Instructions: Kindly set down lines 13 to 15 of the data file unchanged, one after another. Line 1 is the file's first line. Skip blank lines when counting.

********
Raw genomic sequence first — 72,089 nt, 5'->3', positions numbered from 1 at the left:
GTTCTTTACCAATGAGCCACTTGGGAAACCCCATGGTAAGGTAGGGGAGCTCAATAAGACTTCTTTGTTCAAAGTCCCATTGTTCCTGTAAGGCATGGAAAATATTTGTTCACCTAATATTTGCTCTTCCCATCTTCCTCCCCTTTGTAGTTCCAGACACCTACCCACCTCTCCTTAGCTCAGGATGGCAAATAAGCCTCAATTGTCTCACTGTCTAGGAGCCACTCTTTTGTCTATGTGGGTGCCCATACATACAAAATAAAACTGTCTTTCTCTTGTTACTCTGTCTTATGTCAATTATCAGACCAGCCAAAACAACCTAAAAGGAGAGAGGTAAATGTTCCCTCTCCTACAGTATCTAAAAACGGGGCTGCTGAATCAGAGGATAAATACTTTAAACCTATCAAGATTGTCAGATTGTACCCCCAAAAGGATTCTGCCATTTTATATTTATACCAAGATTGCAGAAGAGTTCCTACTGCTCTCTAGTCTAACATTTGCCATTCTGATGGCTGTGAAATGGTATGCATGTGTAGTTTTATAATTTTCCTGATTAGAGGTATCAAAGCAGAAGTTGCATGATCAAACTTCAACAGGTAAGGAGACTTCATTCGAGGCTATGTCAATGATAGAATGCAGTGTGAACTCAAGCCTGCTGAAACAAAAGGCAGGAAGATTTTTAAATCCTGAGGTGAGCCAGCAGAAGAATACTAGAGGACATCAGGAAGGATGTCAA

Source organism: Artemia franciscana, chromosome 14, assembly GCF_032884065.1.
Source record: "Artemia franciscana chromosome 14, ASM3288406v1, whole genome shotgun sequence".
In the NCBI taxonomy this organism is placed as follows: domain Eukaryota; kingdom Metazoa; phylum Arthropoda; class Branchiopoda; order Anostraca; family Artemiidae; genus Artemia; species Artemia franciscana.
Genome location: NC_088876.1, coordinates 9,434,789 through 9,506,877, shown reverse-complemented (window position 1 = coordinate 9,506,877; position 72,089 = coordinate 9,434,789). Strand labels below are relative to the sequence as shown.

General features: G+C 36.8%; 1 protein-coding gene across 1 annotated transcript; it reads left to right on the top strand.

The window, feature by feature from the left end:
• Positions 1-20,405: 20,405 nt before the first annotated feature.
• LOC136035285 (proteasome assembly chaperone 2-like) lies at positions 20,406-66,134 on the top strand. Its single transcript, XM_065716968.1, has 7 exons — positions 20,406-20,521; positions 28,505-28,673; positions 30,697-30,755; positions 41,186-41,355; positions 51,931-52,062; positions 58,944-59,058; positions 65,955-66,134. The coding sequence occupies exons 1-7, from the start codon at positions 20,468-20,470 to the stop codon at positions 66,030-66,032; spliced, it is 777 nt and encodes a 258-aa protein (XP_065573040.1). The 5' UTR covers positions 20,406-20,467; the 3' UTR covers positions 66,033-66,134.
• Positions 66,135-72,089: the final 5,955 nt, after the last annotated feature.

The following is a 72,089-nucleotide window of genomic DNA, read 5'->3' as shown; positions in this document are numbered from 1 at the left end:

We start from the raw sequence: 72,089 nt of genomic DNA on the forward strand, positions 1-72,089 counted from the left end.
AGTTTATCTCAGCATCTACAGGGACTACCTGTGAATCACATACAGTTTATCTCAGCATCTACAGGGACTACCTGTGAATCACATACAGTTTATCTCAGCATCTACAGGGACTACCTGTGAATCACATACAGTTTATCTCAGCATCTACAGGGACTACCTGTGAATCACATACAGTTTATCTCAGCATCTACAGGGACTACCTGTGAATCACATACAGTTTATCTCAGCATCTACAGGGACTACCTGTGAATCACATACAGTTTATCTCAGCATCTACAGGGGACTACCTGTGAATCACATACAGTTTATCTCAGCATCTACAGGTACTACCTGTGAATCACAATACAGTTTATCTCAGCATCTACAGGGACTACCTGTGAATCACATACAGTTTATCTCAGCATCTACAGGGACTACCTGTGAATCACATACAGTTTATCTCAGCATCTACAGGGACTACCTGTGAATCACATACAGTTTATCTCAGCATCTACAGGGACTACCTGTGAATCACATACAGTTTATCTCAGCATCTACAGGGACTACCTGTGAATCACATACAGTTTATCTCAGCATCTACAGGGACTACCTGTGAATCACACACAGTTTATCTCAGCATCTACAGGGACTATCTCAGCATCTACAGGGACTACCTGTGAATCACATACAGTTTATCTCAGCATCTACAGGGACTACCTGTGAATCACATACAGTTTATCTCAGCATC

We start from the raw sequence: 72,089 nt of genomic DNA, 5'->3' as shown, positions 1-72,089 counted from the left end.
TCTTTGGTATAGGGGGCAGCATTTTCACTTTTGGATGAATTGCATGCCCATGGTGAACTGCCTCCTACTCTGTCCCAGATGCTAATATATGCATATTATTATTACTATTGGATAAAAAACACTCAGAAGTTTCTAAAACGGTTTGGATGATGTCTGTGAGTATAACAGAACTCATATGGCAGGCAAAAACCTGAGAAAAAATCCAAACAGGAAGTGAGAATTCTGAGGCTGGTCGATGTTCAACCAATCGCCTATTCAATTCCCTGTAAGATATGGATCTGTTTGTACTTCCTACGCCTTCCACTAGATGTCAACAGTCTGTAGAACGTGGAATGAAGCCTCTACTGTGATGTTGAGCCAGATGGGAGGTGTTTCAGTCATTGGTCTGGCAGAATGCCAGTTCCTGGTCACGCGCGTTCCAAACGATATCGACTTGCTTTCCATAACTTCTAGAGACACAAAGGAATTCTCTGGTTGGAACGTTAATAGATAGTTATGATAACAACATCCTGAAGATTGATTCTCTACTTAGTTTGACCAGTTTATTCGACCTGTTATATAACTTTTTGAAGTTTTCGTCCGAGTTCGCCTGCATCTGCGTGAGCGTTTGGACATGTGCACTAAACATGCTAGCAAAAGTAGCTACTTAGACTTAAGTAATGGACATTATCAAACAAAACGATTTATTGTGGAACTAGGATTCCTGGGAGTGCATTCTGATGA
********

We start from the raw sequence: 72,089 nt of genomic DNA on the forward strand, positions 1-72,089 counted from the left end.
AGTTTATCTCAGCATCTACAGGGACTACCTGTGAATCACATACAGTTTATCTCAGCATCTACAGGGACTACCTGTGAATCACATACAGTTTATCTCAGCATCTACAGGGACTACCTGTGAATCACATACAGTTTATCTCAGCATCTACAGGGACTACCTGTGAATCACATACAGTTTATCTCAGCATCTACAGGGACTACCTGTGAATCACATACAGTTTATCTCAGCATCTACAGGGACTACCTGTGAATCACATACAGTTTATCTCAGCATCTACAGGGGACTACCTGTGAATCACATACAGTTTATCTCAGCATCTACAGGTACTACCTGTGAATCACAATACAGTTTATCTCAGCATCTACAGGGACTACCTGTGAATCACATACAGTTTATCTCAGCATCTACAGGGACTACCTGTGAATCACATACAGTTTATCTCAGCATCTACAGGGACTACCTGTGAATCACATACAGTTTATCTCAGCATCTACAGGGACTACCTGTGAATCACATACAGTTTATCTCAGCATCTACAGGGACTACCTGTGAATCACATACAGTTTATCTCAGCATCTACAGGGACTACCTGTGAATCACACACAGTTTATCTCAGCATCTACAGGGACTATCTCAGCATCTACAGGGACTACCTGTGAATCACATACAGTTTATCTCAGCATCTACAGGGACTACCTGTGAATCACATACAGTTTATCTCAGCATC

We start from the raw sequence: 72,089 nt of genomic DNA, 5'->3' as shown, positions 1-72,089 counted from the left end.